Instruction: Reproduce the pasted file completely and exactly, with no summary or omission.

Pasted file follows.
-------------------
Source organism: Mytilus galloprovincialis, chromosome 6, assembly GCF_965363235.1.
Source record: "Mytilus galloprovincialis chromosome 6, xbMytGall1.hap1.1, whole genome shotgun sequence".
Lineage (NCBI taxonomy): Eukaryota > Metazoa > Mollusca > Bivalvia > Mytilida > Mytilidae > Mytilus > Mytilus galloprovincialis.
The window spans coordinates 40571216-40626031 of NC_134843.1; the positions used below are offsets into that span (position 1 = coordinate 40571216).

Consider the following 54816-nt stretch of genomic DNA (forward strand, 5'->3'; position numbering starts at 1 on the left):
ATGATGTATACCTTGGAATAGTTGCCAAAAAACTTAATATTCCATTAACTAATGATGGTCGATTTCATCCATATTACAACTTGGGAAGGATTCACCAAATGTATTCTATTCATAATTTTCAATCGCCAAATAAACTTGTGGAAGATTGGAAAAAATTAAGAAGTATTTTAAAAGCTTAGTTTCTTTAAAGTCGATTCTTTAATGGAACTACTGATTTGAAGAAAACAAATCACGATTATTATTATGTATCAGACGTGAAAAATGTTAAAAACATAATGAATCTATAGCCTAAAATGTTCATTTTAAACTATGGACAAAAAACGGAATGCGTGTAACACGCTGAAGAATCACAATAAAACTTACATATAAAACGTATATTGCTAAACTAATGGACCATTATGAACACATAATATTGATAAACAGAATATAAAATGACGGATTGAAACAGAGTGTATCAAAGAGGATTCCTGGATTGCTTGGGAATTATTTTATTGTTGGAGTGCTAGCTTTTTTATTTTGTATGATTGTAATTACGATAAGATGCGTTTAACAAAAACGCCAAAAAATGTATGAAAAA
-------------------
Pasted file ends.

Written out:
Source organism: Mytilus galloprovincialis, chromosome 6, assembly GCF_965363235.1.
Source record: "Mytilus galloprovincialis chromosome 6, xbMytGall1.hap1.1, whole genome shotgun sequence".
Lineage (NCBI taxonomy): Eukaryota > Metazoa > Mollusca > Bivalvia > Mytilida > Mytilidae > Mytilus > Mytilus galloprovincialis.
The window spans coordinates 40571216-40626031 of NC_134843.1; the positions used below are offsets into that span (position 1 = coordinate 40571216).

Consider the following 54816-nt stretch of genomic DNA (forward strand, 5'->3'; position numbering starts at 1 on the left):
ATGATGTATACCTTGGAATAGTTGCCAAAAAACTTAATATTCCATTAACTAATGATGGTCGATTTCATCCATATTACAACTTGGGAAGGATTCACCAAATGTATTCTATTCATAATTTTCAATCGCCAAATAAACTTGTGGAAGATTGGAAAAAATTAAGAAGTATTTTAAAAGCTTAGTTTCTTTAAAGTCGATTCTTTAATGGAACTACTGATTTGAAGAAAACAAATCACGATTATTATTATGTATCAGACGTGAAAAATGTTAAAAACATAATGAATCTATAGCCTAAAATGTTCATTTTAAACTATGGACAAAAAACGGAATGCGTGTAACACGCTGAAGAATCACAATAAAACTTACATATAAAACGTATATTGCTAAACTAATGGACCATTATGAACACATAATATTGATAAACAGAATATAAAATGACGGATTGAAACAGAGTGTATCAAAGAGGATTCCTGGATTGCTTGGGAATTATTTTATTGTTGGAGTGCTAGCTTTTTTATTTTGTATGATTGTAATTACGATAAGATGCGTTTAACAAAAACGCCAAAAAATGTATGAAAAA